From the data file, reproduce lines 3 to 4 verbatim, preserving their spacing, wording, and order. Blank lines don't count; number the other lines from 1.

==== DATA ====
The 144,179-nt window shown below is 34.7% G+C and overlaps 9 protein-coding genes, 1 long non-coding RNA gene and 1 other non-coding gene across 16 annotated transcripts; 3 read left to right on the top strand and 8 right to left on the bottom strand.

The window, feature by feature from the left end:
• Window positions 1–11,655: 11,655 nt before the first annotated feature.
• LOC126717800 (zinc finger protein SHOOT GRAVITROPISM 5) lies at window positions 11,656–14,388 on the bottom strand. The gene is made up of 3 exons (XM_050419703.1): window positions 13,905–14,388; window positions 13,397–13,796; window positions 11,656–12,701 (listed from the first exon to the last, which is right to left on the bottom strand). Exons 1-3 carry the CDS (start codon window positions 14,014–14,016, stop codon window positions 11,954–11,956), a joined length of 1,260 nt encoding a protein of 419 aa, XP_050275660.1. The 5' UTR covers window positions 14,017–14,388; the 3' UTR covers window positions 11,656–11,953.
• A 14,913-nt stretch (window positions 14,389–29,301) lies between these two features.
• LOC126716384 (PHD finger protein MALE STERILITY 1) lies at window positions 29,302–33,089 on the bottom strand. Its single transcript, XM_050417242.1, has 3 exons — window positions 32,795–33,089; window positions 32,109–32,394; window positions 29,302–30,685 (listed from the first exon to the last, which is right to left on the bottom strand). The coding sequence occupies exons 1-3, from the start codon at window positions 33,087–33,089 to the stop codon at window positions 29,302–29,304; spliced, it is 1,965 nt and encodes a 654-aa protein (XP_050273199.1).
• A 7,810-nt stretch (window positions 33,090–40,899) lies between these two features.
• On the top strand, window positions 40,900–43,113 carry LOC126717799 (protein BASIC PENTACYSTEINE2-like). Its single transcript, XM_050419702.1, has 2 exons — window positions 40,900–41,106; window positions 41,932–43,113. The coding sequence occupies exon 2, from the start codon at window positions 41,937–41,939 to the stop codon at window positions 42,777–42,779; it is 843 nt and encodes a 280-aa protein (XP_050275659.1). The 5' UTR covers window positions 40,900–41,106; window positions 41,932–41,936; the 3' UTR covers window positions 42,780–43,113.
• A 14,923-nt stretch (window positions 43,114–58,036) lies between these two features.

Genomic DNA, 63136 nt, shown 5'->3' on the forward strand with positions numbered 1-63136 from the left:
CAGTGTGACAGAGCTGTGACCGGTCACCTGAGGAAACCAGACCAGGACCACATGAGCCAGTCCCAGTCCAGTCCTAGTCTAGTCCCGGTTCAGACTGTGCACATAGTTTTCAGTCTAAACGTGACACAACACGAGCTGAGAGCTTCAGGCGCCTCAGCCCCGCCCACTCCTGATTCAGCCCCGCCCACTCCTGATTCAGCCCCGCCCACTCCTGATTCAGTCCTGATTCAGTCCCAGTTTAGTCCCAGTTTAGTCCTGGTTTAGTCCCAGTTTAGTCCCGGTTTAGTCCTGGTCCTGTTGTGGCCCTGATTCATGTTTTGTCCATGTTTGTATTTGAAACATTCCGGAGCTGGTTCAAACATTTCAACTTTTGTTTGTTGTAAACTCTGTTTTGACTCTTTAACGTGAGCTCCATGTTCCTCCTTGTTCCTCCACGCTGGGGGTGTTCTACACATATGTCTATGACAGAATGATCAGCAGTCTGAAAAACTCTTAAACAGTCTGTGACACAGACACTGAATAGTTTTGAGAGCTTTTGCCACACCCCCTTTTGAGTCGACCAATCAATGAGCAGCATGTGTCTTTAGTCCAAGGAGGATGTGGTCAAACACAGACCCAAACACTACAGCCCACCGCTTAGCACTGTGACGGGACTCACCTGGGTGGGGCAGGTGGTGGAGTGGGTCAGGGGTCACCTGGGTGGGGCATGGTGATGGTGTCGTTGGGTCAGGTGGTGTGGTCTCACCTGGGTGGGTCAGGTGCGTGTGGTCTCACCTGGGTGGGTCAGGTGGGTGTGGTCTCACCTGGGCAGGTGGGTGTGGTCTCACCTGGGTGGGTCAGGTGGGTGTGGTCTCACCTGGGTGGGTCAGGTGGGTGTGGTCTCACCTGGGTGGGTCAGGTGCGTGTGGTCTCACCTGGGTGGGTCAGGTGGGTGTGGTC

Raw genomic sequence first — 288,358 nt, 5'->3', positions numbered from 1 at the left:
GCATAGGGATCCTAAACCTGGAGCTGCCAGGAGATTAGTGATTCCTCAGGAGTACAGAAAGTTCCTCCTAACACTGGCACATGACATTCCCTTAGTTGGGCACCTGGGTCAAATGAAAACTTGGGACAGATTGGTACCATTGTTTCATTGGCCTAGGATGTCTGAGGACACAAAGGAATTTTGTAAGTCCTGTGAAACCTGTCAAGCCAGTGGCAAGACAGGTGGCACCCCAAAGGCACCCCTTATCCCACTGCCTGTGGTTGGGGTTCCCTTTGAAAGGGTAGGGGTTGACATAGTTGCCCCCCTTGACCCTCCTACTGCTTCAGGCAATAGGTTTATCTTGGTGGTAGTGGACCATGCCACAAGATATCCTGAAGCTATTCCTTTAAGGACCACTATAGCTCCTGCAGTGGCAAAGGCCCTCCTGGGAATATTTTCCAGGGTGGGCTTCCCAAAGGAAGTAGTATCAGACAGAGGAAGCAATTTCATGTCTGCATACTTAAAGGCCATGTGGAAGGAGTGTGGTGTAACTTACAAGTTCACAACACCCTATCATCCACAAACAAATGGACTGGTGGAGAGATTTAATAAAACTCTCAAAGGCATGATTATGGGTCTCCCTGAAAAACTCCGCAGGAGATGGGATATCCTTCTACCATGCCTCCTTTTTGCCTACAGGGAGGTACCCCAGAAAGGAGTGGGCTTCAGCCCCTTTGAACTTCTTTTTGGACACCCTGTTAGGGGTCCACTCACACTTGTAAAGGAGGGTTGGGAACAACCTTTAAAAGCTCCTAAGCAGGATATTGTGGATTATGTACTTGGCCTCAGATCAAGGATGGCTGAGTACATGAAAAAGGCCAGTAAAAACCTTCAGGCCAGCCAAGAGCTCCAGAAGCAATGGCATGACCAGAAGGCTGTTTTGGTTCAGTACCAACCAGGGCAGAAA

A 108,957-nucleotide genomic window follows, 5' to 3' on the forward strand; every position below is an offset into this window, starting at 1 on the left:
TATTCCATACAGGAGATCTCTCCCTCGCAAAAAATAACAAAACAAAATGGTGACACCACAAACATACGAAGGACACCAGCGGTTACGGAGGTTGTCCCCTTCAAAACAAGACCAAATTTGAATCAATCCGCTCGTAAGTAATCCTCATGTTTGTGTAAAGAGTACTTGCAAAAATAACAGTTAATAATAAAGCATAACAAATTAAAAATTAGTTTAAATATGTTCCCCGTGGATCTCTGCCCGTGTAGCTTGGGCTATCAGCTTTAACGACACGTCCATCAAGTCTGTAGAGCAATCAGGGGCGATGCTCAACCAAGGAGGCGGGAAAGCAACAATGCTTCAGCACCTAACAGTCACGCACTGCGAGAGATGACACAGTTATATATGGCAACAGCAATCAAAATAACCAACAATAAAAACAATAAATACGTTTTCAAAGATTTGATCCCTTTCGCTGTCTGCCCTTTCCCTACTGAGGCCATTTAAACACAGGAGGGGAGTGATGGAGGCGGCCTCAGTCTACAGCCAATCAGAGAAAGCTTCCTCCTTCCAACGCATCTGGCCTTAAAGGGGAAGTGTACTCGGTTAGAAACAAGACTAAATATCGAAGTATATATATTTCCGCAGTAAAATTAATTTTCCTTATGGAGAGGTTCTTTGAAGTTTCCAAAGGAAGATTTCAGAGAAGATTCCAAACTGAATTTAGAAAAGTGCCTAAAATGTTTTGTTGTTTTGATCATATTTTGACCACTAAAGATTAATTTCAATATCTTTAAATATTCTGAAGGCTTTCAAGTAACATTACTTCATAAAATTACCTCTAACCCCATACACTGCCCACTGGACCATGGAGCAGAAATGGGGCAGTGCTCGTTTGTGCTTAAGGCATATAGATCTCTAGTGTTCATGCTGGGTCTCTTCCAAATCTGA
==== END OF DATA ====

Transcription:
• Window positions 1–11,655: 11,655 nt before the first annotated feature.
• LOC126717800 (zinc finger protein SHOOT GRAVITROPISM 5) lies at window positions 11,656–14,388 on the bottom strand. The gene is made up of 3 exons (XM_050419703.1): window positions 13,905–14,388; window positions 13,397–13,796; window positions 11,656–12,701 (listed from the first exon to the last, which is right to left on the bottom strand). Exons 1-3 carry the CDS (start codon window positions 14,014–14,016, stop codon window positions 11,954–11,956), a joined length of 1,260 nt encoding a protein of 419 aa, XP_050275660.1. The 5' UTR covers window positions 14,017–14,388; the 3' UTR covers window positions 11,656–11,953.